Creation Of Long-term Value For Stakeholders By Organisation's Management Of Its Human Resources

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Human resource management is referred to process of acquiring, developing and optimising employees. In context to modern rapidly changing and complex organisational environment, people plays a crucial role in enhancing organisational performance that can ultimately translates into achievement of organisational goals. Effective human resource management has also effectually become an underlying component of modern firm’s overall strategy in response to market and competitive pressures. It also greatly assists present day entities while addressing challenges of modern diverse, collaborative and agile workplaces. Research shows that each function of human resource management can add long term sustainable value for stakeholders for an organisation (Malik, Pereira, & Budhwar, 2018). Effective management of human resources in form of efficient planning, appropriate job design and specification, adequate employees’ training and development, proficient performance and remuneration management, and employees wellbeing can help contemporary organisations to attain competitive edge in form of cost effective workforce, committed, motivated and dynamic employees, and efficient operations.

Value creation through effective human resource management is largely dependent on effective HR strategic planning, as it enables firms to develop appropriate HR actions plans in response to rapidly changing modern organisational environment. Through strategic HR planning, contemporary managers are able to identify factors stemming from environment changes that can influence firm’s HR program. Although HR planning process involves with significant utilization of resources both in time and monetary terms, however contemporary organisations tend to benefit in form of organisational effectiveness and efficiency (Devanna, Fombrun, Tichy, & Warren, 1982). For instance, through HR strategic planning, organisation can spot labour shortages and surplus through forecasting of labour demand and supply. As a result, modern managers are able to formulate appropriate HR strategies and practices that can fill these gaps. In addition to that, value is also created through effective integration of other functions of HRM such as remuneration management, succession planning, performance management and employees’ retention. Effective HR planning can also deliver competitive advantage to a firm in form of smooth, effective and efficient operations of business cycle (Noe, Hollenbeck, Gerhart, & Wright, 2015). However, for long term sustainable value creation, HR approach needs to be aligned with organisational overall strategy, culture and objectives on continuous basis. In addition to that workers need to be engaged with throughout the planning process and managers must be held accountable for the strategy implementation (Delery & Roumpi, 2017). Lastly, HR planning processes also needs to be reviewed and evaluated constantly to establish whether gap-closing strategies are effective or not.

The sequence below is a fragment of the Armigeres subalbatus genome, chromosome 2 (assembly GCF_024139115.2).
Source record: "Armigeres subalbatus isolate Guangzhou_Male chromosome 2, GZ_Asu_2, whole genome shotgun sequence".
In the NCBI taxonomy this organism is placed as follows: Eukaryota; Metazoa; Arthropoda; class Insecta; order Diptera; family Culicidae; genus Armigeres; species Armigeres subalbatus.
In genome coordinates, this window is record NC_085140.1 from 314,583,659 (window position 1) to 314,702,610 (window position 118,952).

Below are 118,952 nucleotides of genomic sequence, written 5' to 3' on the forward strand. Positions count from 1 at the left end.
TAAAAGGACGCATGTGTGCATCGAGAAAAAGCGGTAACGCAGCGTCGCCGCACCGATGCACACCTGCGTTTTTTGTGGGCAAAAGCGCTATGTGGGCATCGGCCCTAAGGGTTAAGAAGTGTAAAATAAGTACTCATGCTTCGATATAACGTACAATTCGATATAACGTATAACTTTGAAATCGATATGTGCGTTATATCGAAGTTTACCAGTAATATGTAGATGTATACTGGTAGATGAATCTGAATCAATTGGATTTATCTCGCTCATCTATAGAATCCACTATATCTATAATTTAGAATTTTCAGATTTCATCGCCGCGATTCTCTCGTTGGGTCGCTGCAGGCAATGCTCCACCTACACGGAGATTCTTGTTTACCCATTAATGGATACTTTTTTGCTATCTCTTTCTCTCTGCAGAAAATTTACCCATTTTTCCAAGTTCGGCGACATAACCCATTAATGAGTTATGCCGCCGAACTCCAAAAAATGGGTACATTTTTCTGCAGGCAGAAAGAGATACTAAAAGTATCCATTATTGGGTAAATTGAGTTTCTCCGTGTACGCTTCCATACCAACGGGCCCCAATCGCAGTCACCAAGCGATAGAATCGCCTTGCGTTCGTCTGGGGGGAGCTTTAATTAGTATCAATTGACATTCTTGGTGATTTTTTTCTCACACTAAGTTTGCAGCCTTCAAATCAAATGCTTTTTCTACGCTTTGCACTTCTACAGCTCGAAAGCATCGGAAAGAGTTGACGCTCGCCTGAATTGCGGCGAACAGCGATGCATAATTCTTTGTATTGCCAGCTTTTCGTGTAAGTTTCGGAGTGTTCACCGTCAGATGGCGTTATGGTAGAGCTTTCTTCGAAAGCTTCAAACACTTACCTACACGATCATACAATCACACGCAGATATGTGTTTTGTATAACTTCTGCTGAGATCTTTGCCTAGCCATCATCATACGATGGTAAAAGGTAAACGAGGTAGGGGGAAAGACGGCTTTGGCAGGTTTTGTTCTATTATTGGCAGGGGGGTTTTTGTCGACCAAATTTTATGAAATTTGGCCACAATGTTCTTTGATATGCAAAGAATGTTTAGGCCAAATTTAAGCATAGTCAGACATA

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Job analysis is also a critical component of HRM value chain, as it assists firms to develop appropriate job descriptions and person specifications. It involves with determination of key competencies, responsibilities, skills, knowledge and attributes that is needed for a given job. Here the value can be created through effective planning, data collection and data analytics (Brannick, Levine, Morgeson, & Brannick, 2007). Effective data analysis would also assist organisations in reviewing and subsequently determining the appropriate changes that are required in entity’s HR practices and programs. Job analysis leads to job design that involves with determining the contents and tasks of the job under consideration. Job design is increasingly becoming an important area of HRM, where long term value can be created. Job design aimed at enhancing flexibility and employees’ empowerment through job enlargement, job enrichment and creation of collaborative workplace environment can positively contribute towards employees’ satisfaction and wellbeing (Wood, Van Veldhoven, Croon, & de Menezes, 2012). In long term, these job design considerations are also likely to translate into positive organisational performance and outcomes. However, for sustainable value generation, organisational culture and structure needs to be flexible and adaptable enough to support changes in HR policies and practices. In addition to that job analysis approaches need to be carefully selected through an optimum combination of task based and workers’ focused methods.